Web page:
Justice Minister Delroy Chuck argued that the tentacles of the legislation could only go so far. “We have to use some common sense in limiting how far a person can go to enforce any regulation. Within the workplace, I can understand, if an employer knows that an employee is regularly harassing another employee or customers who come in, the employer has a duty to take care. The same with a school, anywhere where there is some authority on the person who has a duty of care and can take responsibility and can act, but when it comes to a bus, to say that a bus driver or conductor must take responsibility for a passenger, it’s a difficult one. How far do you go to say that the owner of an establishment [or] a motor vehicle has a responsibility and if he fails he could be taken to the tribunal. There has to be some line,” he said.
He pointed out also that there are other pieces of legislation dealing with offences where people physically impose themselves on others in a sexual manner, or what has been known over the decades in the Jamaican context as perpetrators “rubbing up” on female passengers.
Meanwhile, the Jamaica Network of Seropositives (JN+), in its submission to the committee, argued that street harassment must be included in the legislation.
“It is paramount that the Sexual Harassment Act pays attention to the startling reality of street harassment outside of the workplace, and particularly on the street where it is faced most,” policy and advocacy officer for JN+ Tajna-Lee Shields stated in her presentation.
She noted that street harassment refers to unwanted comments, gestures, and actions forced on a stranger in a public place without their consent, and is directed at them because of their actual or perceived sex, gender, gender expression, or sexual orientation. “It includes unwanted whistling, leering, sexist, homophobic, or transphobic slurs, persistent requests for someone’s name, number, or destination after they’ve said no, sexual names, comments, and demands, following, flashing, public masturbation, and groping,” she pointed out. She said that the group understands the difficulty that could come with trying to outlaw an Act so deeply ingrained in the society and therefore suggests that lawmakers examine legislation such as South Africa’s Protection from Harassment Act (2010) and the United Kingdom’s “offense of causing intentional harassment, alarm or distress”.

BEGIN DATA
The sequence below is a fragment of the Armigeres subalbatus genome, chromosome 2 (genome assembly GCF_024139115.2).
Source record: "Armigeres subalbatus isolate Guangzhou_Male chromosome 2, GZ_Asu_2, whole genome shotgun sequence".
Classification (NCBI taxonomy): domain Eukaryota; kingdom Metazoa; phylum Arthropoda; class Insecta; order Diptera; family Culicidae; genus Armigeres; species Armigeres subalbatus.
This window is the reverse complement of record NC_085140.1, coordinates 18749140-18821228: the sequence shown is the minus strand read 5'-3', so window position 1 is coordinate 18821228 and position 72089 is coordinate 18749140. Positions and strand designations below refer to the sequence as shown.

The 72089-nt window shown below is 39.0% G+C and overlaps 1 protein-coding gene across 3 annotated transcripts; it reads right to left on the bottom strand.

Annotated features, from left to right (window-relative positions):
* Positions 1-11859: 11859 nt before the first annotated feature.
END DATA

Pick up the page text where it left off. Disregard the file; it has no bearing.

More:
The group also wants the definition of ‘sexual advance’ to be expanded to allow for a clearer understanding of what is considered sexual harassment. “We recommend that asking a person intrusive questions that are of a sexual nature that pertain to that person’s private life, transmitting sexually offensive writing or material of any kind, making sexually offensive telephone calls to a person, or any other sexually suggestive conduct of an offensive nature in circumstances where a reasonable person would consider the conduct to be offensive,” Shields said, pointing to the Employment Sexual Harassment (Prevention) Act, 2017 of Barbados.